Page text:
Albatross (Bullers mollymawk) Thalassarche bulleri
Species: T. bulleri
Binomial name: Thalassarche bulleri
Common name: Buller's albatross, Buller's mollymawk
Mollymawks are a type of albatross. They share certain identifying features. First, they have nasal passages called naricorns that attach to the upper bill, the nostrils on the albatross are on the sides of the bill. Mollymawks produce a stomach oil made up of wax esters and triglycerides that is stored in the proventriculus. This is used against predators as well as an energy rich food source for chicks and for the adults during their long flights. They also have a salt gland that is situated above the nasal passage and helps desalinate their bodies, due to the large amount of ocean water that they imbibe. It excretes a highly saline solution from their nose.
Thalassarche bulleri (Buller's mollymawk) is a small mollymawk endemic to New Zealand. It averages 79 cm. It has a silver-grey forehead, a grey head and throat. It has a black patch around the eyes with a white crescent behind and below the eye. Its back, upper wing and tail are a dark grey and its rump and underparts are white. Its underwing is white with a black tip, with a broad sharply demarcated dark band at the leading edge. Its bill is large and black with yellow on the upper mandible and the tip. The juveniles have a darker head and a brown bill. They feed on squid, fish, tunicates, octopus, and crustacea.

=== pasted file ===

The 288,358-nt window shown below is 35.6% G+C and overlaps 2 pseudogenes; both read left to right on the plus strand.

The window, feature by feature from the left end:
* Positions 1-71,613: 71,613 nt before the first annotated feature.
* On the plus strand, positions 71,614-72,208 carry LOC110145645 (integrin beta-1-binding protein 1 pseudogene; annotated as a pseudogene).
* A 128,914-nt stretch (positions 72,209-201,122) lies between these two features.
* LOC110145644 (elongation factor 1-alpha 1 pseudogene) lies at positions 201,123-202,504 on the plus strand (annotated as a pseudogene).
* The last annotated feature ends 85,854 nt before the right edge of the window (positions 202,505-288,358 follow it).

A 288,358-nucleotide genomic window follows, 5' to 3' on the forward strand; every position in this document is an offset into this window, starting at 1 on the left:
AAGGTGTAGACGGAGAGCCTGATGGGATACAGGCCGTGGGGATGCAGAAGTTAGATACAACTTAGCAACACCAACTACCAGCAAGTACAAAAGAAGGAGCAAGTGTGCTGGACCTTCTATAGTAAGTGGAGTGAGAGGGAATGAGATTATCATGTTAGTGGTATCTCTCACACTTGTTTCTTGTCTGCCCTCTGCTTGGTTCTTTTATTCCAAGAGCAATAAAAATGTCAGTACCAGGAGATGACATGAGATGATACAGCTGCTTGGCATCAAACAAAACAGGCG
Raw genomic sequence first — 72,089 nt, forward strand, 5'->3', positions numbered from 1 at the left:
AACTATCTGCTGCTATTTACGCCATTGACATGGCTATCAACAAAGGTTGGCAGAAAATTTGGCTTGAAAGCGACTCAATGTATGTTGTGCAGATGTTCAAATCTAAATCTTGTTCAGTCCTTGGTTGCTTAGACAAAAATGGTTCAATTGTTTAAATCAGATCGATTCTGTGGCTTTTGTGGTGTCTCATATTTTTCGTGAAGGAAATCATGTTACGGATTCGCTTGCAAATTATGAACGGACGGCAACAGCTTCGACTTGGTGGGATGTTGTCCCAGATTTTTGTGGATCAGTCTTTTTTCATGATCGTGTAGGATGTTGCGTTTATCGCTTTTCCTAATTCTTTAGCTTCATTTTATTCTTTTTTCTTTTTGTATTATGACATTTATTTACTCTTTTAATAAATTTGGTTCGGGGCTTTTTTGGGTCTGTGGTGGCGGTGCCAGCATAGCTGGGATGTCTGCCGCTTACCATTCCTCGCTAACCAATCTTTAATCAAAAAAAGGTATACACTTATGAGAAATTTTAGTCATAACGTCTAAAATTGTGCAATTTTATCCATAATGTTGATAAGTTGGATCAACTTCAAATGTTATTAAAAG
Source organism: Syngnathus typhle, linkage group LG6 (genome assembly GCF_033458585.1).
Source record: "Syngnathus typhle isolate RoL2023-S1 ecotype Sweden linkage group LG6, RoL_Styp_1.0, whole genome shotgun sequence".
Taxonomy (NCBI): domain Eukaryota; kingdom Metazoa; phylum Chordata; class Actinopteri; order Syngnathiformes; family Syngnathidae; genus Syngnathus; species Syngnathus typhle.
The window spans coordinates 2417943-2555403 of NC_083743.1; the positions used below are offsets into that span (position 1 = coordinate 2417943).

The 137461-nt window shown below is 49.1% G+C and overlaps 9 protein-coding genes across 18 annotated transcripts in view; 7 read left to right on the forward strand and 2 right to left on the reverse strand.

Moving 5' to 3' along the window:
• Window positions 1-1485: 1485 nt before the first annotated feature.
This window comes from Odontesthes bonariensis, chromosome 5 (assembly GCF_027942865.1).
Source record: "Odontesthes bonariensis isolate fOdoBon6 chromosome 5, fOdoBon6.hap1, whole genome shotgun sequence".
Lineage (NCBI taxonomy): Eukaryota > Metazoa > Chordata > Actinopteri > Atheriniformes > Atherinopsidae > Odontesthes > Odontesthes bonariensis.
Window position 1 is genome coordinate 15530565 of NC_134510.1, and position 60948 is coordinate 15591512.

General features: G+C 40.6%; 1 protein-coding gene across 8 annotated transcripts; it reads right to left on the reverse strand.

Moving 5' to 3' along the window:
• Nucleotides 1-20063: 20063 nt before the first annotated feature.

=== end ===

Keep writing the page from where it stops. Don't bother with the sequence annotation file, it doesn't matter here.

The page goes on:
The Buller's mollymawk is colonial, nesting generally on cliffs, steep coastal terraces, grassy meadows, and tussock covered hills. Birds in the Snares Islands also nest under trees inland. The nest is a mound of soil, grass and roots and is set into depressions in the breeding area. Breeding begins in December. Eggs on the Snares are laid in late January (around the 21-23 of January). Incubation lasts around 60 days, with both parents sharing the responsibility. The average incubation shift is around 10 days. After hatching it takes 170 days to fledge the chick. They breed annually.
They breed on Snares Islands, Solander Island, Chatham Islands (Big and Little Sister and Forty-fours Island), and Three Kings Islands (Rosemary Rock). Adults forage between 40°S and 50°S from Tasmania to the Chatham Rise. Juveniles and adults that aren't breeding disperse across the South Pacific with a number feeding every year in the Humboldt Current off Chile and Peru. Buller's albatross is the most common bycatch from longline fisheries out of New Zealand ( Wikipedia)
Buller's mollymawk (Thalassarche bulleri) photographed at the Snares Islands, Subantarctic
Photo courtesy of Tamzin Henderson@ https://www.tamzinnz.com/
Thanks to Wikipedia for text and information http://creativecommons.org/licenses/by-sa/3.0/